Seasonal Affective Disorder

How to Lighten Up the Summer Blues

June 26, 2019


For most individuals suffering from SAD, or Seasonal Affective Disorder, winter is the obvious culprit. More specifically, the short days and  inevitable grayness play a big role in decreased serotonin levels. As a result, our moods dwindle, leaving some of us spending the winter months feeling sluggish and dull.

Other individuals, on the other hand, experience SAD quite differently. In their case, summer-- with its long sunny hours, is the cause for their disorder. Summertime Seasonal Affective Disorder, also known as reverse SAD, is experienced by 10% of SAD sufferers. Sometimes confused with major depressive disorder, it is a very real and valid condition in and of itself. In this article, we’ll cover exactly

  • Why summertime SAD occurs
  • Things that might help you cope with it

woman with outstretched hands watching sunrise
Recognizing that your summer SAD is real and valid is a first step in seeking support.

Why does  Summertime SAD occur in the first place?

There are several theories about why summertime SAD occurs. In an ironic twist, reverse Seasonal Affective Disorder might be caused by too much sunlight and higher temperatures, according to Psychology Today. Your internal clock--the part of your brain that drives your sleep-wake cycle-- and genes--might also have an effect, states TIME Magazine.

What is clear is that the heightened levels of sunlight mess with our internal clocks. The decrease in neurotransmitter melatonin is directly linked to a number of mood disorders, including depression. The decrease in melatonin also means that we’re less likely to get as much sleep, or quality of sleep, in the summer as we do in the winter. This, coupled with summer FOMO--the gutting feeling that all your friends and neighbors are off doing amazing fun things, and that you’re missing out-- can make us feel isolated and restless.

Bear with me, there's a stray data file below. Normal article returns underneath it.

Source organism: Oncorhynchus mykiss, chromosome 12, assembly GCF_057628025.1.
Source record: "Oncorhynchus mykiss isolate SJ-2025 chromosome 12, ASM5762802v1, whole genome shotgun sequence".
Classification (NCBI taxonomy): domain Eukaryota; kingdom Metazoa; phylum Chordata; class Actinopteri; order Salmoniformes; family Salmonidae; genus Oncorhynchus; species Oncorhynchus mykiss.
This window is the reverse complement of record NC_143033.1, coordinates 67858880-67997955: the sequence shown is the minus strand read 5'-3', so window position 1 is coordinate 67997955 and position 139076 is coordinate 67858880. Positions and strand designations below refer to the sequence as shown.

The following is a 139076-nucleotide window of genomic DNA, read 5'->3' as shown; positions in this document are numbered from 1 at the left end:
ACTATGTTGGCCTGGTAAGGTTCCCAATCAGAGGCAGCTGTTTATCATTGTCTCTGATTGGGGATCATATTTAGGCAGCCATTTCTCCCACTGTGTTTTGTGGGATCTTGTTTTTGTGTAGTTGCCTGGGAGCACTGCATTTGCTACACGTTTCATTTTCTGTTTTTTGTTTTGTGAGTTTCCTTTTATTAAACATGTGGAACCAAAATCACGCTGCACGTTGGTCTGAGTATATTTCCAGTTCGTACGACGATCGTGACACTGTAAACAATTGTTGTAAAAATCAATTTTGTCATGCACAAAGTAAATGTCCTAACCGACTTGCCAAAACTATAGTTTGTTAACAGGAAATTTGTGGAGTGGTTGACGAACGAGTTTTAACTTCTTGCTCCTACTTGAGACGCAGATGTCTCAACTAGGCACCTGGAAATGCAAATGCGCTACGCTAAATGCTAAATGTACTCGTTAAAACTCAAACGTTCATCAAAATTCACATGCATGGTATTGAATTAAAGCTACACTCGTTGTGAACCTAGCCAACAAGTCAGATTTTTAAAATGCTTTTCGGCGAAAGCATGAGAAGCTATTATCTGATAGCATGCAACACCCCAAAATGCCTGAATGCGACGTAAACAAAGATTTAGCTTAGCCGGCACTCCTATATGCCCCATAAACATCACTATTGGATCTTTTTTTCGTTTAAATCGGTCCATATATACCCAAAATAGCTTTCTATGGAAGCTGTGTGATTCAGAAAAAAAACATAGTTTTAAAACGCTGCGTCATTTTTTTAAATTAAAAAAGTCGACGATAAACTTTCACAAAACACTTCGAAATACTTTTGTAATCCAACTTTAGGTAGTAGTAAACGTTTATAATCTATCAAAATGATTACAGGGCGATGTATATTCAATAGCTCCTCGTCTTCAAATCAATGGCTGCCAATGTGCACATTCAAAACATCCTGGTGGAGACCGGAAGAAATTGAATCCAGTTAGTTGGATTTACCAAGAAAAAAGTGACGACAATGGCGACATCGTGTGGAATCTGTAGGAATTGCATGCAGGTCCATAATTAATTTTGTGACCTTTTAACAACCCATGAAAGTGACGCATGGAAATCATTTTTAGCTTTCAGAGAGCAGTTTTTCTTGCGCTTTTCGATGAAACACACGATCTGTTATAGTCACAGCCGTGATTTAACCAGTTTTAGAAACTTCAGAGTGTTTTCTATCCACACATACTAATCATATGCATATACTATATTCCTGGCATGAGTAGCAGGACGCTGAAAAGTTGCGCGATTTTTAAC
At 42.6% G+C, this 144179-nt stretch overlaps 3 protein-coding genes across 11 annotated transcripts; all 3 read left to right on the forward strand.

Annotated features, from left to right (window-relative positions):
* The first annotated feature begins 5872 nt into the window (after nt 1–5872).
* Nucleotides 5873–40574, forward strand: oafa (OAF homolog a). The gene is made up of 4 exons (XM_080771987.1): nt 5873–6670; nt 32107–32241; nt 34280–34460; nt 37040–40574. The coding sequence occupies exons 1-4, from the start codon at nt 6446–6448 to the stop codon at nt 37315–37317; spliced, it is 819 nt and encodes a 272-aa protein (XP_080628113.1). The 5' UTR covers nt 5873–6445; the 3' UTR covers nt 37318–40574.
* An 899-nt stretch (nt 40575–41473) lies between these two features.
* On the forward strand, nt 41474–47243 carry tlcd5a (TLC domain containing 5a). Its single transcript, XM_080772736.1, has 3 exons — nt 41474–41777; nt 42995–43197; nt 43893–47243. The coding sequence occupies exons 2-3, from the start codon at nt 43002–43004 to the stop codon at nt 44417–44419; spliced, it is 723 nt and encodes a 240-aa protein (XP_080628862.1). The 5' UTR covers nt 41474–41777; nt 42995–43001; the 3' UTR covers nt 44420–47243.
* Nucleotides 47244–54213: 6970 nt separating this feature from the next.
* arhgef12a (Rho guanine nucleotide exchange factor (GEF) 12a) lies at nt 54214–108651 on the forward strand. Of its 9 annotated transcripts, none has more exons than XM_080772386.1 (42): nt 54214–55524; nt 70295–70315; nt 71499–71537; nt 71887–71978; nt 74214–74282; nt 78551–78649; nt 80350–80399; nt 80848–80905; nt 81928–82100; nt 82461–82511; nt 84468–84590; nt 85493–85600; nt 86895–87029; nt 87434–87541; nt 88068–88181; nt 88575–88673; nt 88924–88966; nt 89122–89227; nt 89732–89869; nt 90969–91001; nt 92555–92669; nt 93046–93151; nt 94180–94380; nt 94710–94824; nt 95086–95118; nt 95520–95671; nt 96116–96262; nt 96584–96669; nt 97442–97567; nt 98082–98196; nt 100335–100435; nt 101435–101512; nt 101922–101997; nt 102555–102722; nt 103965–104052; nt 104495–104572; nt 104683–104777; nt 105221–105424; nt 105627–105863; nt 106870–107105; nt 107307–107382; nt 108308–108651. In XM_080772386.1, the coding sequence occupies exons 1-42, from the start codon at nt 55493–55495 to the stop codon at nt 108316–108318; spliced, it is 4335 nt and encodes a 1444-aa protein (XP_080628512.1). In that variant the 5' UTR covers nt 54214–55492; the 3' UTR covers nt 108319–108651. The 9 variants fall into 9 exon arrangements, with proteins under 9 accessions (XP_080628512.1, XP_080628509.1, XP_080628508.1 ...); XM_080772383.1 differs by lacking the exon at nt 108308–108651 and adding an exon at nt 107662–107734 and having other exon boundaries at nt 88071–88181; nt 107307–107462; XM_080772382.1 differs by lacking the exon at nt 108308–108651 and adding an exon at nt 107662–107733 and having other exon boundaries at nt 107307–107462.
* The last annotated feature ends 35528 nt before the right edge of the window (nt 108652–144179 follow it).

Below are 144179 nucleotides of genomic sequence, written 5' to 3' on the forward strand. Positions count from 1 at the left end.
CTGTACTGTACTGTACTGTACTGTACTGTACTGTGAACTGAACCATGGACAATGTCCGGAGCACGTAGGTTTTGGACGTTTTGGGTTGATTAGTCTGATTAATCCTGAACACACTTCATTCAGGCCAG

What Can We Do to Cope with it?

Coping with Seasonal Affective Disorder can be tricky. While the weather is the main concern, it’s not really something you can change. However, you can control how you respond. The most important step is reaching out to a licensed mental health professional.

In addition to getting a professional’s opinion, trying out the following workarounds can be a great start:

  • Set a schedule. Having a daily routine can help you gain a sense of purpose and control, and keep restlessness at bay. Keeping a bullet journal or any kind of planner might also help you feel organized.
  • Regulate your sleep. Poor sleep and SAD are correlated. Establish a sleep schedule and try your best to stick to it.
  • Exercise. Cliche, but true-- exercise releases endorphins and helps you sleep better.
  • Don’t isolate. Easier said than done, but nonetheless important to remember. Keeping in touch with close friends, planning a couple activities you love, and having a support network will help you feel more involved, hopeful, and diminish FOMO.

happy friends celebrating mental health, watching sunrise
Staying connected to friends is important to lessen feelings of isolation.

Above all, remember that summertime Seasonal Affective Disorder is not only temporary, but manageable. In the words of Rainer Maria Rilke, “No feeling is final.”

DISCLAIMER: Please note that if you or someone you know is experiencing any number of these symptoms, you should talk to a mental healthcare provider right away. If you or someone you know is in immediate danger or experiencing a mental health emergency, call 911 for immediate assistance.


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